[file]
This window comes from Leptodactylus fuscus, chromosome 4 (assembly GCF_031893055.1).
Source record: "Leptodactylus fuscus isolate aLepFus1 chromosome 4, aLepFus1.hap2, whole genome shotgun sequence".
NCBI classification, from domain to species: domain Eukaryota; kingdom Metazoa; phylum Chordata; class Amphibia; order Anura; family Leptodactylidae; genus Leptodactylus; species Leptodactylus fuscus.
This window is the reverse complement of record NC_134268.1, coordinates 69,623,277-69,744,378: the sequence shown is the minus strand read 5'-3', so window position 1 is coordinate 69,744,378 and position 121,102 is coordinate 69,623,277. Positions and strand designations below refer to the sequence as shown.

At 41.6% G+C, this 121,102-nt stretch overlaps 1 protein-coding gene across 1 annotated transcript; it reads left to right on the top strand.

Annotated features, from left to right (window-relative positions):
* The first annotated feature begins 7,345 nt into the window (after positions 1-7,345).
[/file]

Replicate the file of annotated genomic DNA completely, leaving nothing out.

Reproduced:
This window comes from Leptodactylus fuscus, chromosome 4 (assembly GCF_031893055.1).
Source record: "Leptodactylus fuscus isolate aLepFus1 chromosome 4, aLepFus1.hap2, whole genome shotgun sequence".
NCBI classification, from domain to species: domain Eukaryota; kingdom Metazoa; phylum Chordata; class Amphibia; order Anura; family Leptodactylidae; genus Leptodactylus; species Leptodactylus fuscus.
This window is the reverse complement of record NC_134268.1, coordinates 69,623,277-69,744,378: the sequence shown is the minus strand read 5'-3', so window position 1 is coordinate 69,744,378 and position 121,102 is coordinate 69,623,277. Positions and strand designations below refer to the sequence as shown.

At 41.6% G+C, this 121,102-nt stretch overlaps 1 protein-coding gene across 1 annotated transcript; it reads left to right on the top strand.

Annotated features, from left to right (window-relative positions):
* The first annotated feature begins 7,345 nt into the window (after positions 1-7,345).